Circa 1862: Maybe if he’d known Chinook…
Imagine my delight on finding another example of 1800s supernatural communication that involves Chinuk Wawa!
My delight is tempered, because this Australian performer was evidently too recently arrived to have learned the Jargon.
I think that affected his results in attempting to hypnotize a group of Native people in BC.
For an indication that the Wawa wasn’t his strong point, I notice that “six cloochmen and six bucks” is translated as “twelve unfortunate Indians”!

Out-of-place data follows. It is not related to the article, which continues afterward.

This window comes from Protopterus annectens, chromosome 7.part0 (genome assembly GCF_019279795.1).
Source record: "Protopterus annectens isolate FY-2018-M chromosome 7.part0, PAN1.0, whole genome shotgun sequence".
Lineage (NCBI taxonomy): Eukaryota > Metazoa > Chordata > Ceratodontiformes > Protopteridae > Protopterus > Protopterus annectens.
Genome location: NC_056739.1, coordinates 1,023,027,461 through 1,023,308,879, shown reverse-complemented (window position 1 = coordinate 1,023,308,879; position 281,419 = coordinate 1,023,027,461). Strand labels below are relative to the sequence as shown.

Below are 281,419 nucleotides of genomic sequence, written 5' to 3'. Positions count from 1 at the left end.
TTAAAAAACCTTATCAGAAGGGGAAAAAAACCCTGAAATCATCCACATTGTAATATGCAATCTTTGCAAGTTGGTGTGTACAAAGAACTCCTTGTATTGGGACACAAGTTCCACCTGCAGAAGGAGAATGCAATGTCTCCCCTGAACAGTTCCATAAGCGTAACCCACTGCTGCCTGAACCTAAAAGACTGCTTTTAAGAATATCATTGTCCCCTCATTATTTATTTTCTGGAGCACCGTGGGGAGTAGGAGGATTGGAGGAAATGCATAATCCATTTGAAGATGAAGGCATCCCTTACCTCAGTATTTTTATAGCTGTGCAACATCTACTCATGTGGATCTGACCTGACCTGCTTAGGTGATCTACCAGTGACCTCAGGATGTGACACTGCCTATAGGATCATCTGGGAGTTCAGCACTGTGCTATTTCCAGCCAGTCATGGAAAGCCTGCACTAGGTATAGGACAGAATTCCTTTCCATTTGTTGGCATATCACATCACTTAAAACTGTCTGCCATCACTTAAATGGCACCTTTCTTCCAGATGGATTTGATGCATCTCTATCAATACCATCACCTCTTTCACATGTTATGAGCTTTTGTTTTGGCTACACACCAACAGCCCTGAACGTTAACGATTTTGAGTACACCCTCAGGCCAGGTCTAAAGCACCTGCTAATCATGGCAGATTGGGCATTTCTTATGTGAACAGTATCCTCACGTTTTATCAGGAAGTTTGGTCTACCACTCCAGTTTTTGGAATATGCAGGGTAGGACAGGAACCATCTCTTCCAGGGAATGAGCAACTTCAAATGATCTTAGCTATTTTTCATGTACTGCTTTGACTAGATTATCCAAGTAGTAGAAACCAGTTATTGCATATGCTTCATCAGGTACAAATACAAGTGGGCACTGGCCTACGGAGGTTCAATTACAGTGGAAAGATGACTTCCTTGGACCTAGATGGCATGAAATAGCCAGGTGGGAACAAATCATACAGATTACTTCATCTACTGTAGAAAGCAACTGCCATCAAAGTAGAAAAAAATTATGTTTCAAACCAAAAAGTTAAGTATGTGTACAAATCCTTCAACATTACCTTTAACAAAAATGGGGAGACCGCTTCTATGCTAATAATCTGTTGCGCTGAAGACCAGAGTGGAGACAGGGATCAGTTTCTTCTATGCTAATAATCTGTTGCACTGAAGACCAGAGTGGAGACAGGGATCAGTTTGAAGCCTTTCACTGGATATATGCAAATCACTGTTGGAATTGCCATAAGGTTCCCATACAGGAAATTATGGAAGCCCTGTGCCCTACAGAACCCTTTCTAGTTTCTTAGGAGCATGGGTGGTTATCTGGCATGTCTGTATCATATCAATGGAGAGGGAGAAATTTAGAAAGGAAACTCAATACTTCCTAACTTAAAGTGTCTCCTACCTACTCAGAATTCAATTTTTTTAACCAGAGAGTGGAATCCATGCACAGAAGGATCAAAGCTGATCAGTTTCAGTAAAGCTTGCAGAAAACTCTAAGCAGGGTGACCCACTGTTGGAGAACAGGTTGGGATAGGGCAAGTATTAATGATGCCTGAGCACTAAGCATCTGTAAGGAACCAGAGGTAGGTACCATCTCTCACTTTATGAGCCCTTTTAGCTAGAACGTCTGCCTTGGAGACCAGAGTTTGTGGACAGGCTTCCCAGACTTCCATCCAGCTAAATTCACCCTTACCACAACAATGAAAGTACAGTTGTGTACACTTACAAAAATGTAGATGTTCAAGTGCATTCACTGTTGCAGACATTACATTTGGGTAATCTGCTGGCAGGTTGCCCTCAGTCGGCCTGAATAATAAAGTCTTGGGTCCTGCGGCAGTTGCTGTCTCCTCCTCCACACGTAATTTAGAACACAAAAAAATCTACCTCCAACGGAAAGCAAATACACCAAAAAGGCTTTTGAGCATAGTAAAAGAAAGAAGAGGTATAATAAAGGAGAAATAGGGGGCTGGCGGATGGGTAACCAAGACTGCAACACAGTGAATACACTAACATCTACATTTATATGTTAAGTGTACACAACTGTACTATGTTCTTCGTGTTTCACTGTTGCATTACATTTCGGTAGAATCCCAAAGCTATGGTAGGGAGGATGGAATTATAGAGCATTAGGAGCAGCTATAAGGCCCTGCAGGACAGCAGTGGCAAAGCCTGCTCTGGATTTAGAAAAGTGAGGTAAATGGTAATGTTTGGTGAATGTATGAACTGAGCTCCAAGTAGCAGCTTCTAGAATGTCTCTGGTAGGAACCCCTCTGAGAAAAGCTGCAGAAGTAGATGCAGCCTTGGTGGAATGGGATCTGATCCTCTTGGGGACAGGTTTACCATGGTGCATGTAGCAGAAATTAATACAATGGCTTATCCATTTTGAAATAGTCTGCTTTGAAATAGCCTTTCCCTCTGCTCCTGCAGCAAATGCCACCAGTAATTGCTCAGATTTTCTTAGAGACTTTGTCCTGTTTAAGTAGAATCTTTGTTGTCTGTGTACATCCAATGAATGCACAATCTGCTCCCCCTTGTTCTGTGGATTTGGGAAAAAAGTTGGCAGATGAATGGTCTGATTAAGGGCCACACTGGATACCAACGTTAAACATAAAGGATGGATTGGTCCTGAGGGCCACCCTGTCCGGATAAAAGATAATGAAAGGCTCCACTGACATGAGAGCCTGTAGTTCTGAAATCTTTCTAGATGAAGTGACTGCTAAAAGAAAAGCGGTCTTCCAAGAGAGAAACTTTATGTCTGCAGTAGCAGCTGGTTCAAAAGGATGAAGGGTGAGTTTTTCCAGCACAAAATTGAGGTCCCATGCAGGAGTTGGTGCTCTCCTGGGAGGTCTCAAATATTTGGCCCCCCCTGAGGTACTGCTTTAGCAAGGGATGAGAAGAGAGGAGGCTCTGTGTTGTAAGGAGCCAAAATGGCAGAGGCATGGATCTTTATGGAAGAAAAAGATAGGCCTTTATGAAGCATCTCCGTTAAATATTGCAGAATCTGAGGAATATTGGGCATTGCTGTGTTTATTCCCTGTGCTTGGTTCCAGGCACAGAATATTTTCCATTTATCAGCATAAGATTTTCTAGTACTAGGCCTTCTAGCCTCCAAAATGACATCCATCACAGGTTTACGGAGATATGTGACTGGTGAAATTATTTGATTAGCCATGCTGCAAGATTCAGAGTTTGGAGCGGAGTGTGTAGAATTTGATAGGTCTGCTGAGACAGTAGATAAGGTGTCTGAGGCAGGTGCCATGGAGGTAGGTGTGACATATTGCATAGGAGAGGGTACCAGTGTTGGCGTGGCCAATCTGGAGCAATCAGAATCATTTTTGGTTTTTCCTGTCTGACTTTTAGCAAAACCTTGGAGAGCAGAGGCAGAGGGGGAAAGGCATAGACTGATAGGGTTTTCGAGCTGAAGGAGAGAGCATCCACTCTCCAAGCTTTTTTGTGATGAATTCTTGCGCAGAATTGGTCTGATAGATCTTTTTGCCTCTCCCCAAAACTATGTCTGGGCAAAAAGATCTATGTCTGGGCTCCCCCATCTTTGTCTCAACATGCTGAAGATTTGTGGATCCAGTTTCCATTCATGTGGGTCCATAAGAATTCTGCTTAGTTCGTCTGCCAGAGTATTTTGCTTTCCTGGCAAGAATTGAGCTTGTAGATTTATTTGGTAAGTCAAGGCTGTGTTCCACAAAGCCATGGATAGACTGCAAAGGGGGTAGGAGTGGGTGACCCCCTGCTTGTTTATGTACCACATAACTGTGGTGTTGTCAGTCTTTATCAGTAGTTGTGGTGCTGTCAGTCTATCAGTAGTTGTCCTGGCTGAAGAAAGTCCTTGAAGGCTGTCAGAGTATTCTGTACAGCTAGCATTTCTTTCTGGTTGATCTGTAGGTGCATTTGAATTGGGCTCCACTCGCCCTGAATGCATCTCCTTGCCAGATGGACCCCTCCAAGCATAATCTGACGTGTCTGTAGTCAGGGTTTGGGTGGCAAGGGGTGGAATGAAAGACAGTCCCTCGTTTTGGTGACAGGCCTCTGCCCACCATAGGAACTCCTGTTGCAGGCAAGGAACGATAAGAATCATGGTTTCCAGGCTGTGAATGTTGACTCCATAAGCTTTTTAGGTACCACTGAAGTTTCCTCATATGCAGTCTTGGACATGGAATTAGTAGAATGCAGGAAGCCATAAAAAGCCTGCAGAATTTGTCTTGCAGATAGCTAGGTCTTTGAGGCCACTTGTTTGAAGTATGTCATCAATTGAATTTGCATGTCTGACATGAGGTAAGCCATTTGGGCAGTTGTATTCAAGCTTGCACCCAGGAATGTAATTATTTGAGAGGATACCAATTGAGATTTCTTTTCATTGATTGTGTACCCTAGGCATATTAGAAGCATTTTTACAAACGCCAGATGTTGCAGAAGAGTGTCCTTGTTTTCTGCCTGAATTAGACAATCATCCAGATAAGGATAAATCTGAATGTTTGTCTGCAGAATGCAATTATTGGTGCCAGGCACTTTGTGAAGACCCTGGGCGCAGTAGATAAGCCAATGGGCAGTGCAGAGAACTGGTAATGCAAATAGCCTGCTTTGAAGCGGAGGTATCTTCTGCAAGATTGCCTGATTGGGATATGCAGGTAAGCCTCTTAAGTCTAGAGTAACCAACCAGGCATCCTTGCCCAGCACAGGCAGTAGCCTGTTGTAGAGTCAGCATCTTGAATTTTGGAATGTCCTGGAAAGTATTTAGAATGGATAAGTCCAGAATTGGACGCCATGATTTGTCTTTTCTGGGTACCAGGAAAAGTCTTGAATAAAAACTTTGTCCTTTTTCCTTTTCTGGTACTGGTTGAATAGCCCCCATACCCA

The twelve must not have understood “Professor” Bushell’s hypnotic suggestions…
At his farewell performance in Victoria, “six cloochmen and six bucks” (twelve unfortunate Indians) were brought up on stage to be hypnotized. Not one was affected by Professor Bushell’s electro-biology (which, we suggest, speaks for their native intelligence), but two members of the audience were drawn to the stage and turned into risible fools.
— from “Frontier Theatre: A History of Nineteenth-Century Theatrical Entertainment in the Canadian Far West and Alaska” by Chad Evans (Victoria, BC: Sono Nis, 1983)